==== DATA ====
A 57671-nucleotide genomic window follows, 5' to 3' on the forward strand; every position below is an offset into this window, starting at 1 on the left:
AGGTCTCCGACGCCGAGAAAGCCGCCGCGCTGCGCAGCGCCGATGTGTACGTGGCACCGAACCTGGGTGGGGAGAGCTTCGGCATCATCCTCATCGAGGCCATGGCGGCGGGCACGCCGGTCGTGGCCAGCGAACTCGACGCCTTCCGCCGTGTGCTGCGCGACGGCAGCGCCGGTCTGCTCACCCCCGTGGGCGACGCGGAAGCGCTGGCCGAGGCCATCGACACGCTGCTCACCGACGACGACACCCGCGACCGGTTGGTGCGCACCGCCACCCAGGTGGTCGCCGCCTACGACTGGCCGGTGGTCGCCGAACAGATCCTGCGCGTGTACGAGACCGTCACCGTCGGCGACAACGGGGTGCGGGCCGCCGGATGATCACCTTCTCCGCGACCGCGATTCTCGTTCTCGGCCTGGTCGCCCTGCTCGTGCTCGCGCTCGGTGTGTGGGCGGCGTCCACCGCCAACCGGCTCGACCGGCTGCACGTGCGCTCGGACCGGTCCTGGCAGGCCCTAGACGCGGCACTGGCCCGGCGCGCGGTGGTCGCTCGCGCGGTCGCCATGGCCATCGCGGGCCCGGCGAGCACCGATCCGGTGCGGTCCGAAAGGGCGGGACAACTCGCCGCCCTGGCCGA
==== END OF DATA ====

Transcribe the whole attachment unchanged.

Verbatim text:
A 57671-nucleotide genomic window follows, 5' to 3' on the forward strand; every position below is an offset into this window, starting at 1 on the left:
AGGTCTCCGACGCCGAGAAAGCCGCCGCGCTGCGCAGCGCCGATGTGTACGTGGCACCGAACCTGGGTGGGGAGAGCTTCGGCATCATCCTCATCGAGGCCATGGCGGCGGGCACGCCGGTCGTGGCCAGCGAACTCGACGCCTTCCGCCGTGTGCTGCGCGACGGCAGCGCCGGTCTGCTCACCCCCGTGGGCGACGCGGAAGCGCTGGCCGAGGCCATCGACACGCTGCTCACCGACGACGACACCCGCGACCGGTTGGTGCGCACCGCCACCCAGGTGGTCGCCGCCTACGACTGGCCGGTGGTCGCCGAACAGATCCTGCGCGTGTACGAGACCGTCACCGTCGGCGACAACGGGGTGCGGGCCGCCGGATGATCACCTTCTCCGCGACCGCGATTCTCGTTCTCGGCCTGGTCGCCCTGCTCGTGCTCGCGCTCGGTGTGTGGGCGGCGTCCACCGCCAACCGGCTCGACCGGCTGCACGTGCGCTCGGACCGGTCCTGGCAGGCCCTAGACGCGGCACTGGCCCGGCGCGCGGTGGTCGCTCGCGCGGTCGCCATGGCCATCGCGGGCCCGGCGAGCACCGATCCGGTGCGGTCCGAAAGGGCGGGACAACTCGCCGCCCTGGCCGA